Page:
7 Things You Should Know About Claiming And Maximizing Your Social Security Benefits

As you get closer to retirement, your decisions can significantly impact how much money you get from Social Security, some of which are irreversible.

Be aware of these 7 crucial factors

1. Full Retirement Age of Social Security

Your monthly benefit amount will vary depending on whether you claim your Social Security payments a few years before or after reaching Full Retirement Age (FRA).

Your Social Security’s FRA is when you are eligible for 100% of your Social Security benefits. Beneficiaries born between 1943 and 1954 have an FRA of 66, which eventually increases to 67 for those born in 1960 or after. Your benefits can decrease if you apply for benefits before FRA. If you register at the age of 62, your benefits could be reduced by up to 30%.

2. How Do You Qualify for Social Security Benefits?

You must earn a minimum of 40 “credits” throughout your employment to be eligible for Social Security benefits in retirement. You can earn up to four credits every year. Hence, qualifying for Social Security takes 10 years of labor.

3. What Factors Go Into Determining Your Social Security Benefits?

To compute your primary insurance amount (PIA), Social Security considers your highest 35 years of earnings, adjusted to a national average salary index. The years without earnings will be reported as zero if you have less than 35 years of earnings.

The amount of Social Security benefits you can get is determined by your retirement age. The maximum monthly benefit for someone reaching Full Retirement Age (FRA) in 2022 is $3,345. The maximum monthly amount for someone filing at age 70 is $4,194. The maximum monthly benefit for someone retiring early, at age 62, is $2,364.

4. The Social Security Cost-of-Living Adjustment (COLA) is made every year

One of the finest aspects of Social Security benefits is that they are adjusted annually for inflation by the government, which helps you keep up with rising living costs.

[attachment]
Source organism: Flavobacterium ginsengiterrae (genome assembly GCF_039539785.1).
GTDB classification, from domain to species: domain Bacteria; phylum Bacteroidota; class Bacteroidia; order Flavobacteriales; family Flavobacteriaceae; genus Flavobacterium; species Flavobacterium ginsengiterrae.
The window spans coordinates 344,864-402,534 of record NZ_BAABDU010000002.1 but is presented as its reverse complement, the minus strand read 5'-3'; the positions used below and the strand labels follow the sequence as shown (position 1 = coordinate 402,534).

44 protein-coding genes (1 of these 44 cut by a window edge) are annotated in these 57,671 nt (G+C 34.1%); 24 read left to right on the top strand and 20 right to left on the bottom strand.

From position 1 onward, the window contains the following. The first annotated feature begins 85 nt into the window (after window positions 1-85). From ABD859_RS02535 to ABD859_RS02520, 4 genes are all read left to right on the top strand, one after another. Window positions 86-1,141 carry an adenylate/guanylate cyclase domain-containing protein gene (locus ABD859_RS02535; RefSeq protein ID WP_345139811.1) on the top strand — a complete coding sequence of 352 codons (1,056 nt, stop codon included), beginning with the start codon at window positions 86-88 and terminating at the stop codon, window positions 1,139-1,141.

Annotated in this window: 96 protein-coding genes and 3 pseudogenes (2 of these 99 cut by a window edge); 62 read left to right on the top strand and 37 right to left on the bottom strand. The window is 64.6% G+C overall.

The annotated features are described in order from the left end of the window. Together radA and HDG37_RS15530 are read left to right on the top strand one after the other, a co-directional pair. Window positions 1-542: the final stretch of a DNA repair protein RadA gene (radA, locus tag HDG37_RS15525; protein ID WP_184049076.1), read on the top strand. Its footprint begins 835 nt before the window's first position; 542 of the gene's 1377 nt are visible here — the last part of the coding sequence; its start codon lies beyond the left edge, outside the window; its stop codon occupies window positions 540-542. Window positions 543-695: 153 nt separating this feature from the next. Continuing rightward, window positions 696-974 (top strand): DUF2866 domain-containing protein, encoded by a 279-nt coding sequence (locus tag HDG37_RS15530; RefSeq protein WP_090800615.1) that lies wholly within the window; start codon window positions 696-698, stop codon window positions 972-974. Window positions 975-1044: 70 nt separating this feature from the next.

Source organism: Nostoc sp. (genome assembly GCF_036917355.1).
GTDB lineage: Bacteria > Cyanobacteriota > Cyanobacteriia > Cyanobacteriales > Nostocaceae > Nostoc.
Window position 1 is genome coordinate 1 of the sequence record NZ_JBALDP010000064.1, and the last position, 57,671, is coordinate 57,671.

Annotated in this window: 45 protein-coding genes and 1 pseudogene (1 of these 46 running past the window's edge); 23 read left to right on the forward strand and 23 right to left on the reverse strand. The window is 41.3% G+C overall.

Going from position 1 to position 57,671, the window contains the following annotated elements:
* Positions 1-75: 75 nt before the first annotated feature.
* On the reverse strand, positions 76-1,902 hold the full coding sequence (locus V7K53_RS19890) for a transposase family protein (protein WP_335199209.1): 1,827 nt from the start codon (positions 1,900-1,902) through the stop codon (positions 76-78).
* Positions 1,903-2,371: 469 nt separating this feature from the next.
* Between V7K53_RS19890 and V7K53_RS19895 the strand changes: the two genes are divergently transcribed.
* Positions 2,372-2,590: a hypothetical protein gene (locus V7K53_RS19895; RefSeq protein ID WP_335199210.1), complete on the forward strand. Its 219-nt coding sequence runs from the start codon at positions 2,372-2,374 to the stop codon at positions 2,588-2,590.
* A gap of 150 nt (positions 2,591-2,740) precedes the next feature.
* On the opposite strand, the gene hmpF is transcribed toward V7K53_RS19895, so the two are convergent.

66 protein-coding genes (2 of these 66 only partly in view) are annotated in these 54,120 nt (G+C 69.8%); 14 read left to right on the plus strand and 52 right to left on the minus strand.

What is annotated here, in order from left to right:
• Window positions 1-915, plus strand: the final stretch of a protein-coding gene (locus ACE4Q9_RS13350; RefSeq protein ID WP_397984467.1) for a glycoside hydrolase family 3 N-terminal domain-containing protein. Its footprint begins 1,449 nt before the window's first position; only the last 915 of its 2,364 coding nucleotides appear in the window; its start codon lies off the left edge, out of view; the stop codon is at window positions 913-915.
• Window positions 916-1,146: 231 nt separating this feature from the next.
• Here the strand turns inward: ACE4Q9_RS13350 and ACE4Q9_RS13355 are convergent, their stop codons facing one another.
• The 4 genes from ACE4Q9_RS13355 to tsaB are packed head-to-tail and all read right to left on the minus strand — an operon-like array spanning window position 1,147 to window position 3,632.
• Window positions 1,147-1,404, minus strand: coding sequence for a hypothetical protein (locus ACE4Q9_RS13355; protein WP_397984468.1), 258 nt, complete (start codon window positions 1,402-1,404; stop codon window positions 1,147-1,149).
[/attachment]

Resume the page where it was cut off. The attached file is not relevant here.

Because the COLA is based on changes in a federal consumer price index (CPI), its magnitude is determined mainly by the government’s overall inflation levels, which are different from those used in the monthly consumer price index (CPI) by economists and others.

5. The longer you wait to file for Social Security, the higher your monthly benefits will be.

You can file for Social Security benefits as soon as you turn 62. However, if you do that before reaching your Full Retirement Age (FRA), it will permanently reduce your payments by up to 25% to 30%, depending on your FRA.

You will receive 100% of your earned benefits if you wait until you reach FRA to collect Social Security payments. However, if you delay filing until you’re 70 to claim your Social Security benefits, your monthly Social Security income will increase by 8% annually.

6. Consider Social Security spousal benefit

When it comes to Social Security, marriage is rewarded. A spousal benefit of up to 50% of the other spouse’s Social Security benefit can be taken by one spouse. For example, if your Social Security benefit is $2,000 monthly, but your husband’s benefit is only $500, your spouse can receive a $1,000 spousal benefit, bringing in $500 more in monthly income.